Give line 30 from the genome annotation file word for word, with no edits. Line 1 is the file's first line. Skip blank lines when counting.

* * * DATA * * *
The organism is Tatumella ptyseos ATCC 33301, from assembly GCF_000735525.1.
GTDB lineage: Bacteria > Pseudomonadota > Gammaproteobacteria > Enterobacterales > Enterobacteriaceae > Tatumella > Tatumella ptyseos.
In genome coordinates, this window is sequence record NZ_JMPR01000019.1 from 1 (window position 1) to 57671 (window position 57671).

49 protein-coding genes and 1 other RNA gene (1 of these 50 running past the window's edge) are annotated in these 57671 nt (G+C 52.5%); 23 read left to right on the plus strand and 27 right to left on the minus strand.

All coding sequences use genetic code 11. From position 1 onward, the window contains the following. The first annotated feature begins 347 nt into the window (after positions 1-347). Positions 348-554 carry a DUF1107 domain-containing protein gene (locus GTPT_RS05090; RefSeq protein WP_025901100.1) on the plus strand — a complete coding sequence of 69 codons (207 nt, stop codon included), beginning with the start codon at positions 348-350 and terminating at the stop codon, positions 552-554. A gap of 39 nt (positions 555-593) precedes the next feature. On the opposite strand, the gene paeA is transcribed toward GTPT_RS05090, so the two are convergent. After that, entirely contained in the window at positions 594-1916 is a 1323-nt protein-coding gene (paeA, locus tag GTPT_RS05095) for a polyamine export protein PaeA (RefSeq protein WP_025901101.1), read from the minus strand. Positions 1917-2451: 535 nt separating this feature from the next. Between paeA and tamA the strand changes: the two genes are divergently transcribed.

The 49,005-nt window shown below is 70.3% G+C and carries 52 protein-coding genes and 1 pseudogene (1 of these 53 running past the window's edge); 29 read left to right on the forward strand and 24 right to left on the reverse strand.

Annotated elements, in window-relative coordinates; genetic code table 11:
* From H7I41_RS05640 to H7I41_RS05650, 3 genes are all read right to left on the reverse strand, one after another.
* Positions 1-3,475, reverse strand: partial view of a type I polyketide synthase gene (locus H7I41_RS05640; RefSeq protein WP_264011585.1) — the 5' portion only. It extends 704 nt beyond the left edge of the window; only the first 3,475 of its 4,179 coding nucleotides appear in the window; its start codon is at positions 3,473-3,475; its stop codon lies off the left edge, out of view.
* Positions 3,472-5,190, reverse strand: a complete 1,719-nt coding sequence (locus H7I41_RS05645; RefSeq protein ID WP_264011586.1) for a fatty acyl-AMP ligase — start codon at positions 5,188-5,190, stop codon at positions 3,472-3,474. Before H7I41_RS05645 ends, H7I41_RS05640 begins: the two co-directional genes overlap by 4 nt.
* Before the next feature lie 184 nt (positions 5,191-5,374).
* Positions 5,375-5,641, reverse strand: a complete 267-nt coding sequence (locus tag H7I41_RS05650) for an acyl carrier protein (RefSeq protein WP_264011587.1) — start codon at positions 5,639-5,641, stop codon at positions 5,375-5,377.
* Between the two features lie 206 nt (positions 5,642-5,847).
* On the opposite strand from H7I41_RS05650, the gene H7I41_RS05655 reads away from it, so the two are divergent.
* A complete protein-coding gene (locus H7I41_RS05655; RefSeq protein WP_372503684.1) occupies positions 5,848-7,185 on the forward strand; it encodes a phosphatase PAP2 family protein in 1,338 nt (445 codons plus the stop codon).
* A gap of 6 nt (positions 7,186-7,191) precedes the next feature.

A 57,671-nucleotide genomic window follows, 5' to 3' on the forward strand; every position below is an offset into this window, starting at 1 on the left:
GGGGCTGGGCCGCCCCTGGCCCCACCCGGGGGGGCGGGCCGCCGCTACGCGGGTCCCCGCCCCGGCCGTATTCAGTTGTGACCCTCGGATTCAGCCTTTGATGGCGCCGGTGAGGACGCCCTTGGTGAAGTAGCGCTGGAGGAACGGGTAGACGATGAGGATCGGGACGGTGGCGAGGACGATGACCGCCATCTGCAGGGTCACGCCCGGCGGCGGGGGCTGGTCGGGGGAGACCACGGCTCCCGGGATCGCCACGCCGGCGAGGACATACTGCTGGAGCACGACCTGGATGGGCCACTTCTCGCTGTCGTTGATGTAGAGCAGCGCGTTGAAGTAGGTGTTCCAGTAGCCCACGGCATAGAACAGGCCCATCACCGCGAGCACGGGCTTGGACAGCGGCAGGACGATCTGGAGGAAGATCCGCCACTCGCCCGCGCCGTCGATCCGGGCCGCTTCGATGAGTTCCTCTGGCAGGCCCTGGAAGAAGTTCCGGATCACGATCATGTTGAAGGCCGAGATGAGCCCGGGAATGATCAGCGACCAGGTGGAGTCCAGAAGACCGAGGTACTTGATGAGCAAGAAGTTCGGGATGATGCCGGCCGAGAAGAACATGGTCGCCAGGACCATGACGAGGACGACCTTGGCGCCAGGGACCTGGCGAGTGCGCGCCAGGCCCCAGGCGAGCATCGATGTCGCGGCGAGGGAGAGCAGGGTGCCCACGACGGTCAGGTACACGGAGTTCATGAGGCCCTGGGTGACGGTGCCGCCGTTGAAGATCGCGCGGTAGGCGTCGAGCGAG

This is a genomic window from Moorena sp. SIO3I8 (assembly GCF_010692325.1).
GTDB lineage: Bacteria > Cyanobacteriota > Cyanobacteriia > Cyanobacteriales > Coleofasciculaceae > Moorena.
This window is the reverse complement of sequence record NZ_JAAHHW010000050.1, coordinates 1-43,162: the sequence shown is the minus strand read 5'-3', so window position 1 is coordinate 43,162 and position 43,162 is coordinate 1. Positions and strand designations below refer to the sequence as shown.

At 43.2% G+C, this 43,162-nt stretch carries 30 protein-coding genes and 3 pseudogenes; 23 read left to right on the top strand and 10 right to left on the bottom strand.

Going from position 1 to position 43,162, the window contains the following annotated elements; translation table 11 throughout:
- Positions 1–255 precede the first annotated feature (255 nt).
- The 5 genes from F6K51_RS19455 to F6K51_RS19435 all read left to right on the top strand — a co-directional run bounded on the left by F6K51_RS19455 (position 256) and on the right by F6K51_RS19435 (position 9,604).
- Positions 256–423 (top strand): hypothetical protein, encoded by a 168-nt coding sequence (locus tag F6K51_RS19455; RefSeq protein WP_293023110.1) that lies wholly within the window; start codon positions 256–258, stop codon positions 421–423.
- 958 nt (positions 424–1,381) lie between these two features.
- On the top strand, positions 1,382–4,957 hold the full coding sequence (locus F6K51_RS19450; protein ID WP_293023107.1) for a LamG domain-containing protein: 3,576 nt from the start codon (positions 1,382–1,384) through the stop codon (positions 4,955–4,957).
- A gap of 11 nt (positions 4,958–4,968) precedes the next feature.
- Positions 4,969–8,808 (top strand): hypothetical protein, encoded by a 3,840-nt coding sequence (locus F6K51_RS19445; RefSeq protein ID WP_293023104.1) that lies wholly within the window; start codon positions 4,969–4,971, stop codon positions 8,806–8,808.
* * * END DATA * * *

- Positions 4,969–8,808 (top strand): hypothetical protein, encoded by a 3,840-nt coding sequence (locus F6K51_RS19445; RefSeq protein ID WP_293023104.1) that lies wholly within the window; start codon positions 4,969–4,971, stop codon positions 8,806–8,808.